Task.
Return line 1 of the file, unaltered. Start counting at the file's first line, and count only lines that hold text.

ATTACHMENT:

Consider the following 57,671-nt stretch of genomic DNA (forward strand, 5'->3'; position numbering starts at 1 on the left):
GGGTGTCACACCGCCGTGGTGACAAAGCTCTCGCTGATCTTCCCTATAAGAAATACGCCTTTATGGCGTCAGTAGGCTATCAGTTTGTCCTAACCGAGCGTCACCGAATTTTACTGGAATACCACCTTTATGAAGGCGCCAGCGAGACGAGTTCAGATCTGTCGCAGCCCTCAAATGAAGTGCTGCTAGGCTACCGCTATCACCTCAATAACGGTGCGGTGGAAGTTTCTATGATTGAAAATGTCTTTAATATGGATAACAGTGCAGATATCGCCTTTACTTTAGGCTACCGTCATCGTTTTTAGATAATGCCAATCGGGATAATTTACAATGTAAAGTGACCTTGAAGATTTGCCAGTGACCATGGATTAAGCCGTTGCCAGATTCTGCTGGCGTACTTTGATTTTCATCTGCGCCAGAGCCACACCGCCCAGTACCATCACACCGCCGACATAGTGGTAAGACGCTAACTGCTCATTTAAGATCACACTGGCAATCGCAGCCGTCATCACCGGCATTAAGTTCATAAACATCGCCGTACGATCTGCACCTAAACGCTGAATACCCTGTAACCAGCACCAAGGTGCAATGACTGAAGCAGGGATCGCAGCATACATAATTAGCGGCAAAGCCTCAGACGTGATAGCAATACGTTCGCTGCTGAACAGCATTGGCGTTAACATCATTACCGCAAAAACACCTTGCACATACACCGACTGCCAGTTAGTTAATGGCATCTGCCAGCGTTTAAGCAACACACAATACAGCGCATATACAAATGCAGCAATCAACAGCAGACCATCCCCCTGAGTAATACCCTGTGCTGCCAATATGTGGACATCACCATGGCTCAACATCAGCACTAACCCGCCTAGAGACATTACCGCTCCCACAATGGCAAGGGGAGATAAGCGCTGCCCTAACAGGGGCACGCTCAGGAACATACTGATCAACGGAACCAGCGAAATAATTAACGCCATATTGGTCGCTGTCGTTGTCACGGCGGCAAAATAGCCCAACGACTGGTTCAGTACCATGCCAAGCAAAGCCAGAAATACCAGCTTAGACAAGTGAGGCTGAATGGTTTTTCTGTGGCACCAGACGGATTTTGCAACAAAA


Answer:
Consider the following 57,671-nt stretch of genomic DNA (forward strand, 5'->3'; position numbering starts at 1 on the left):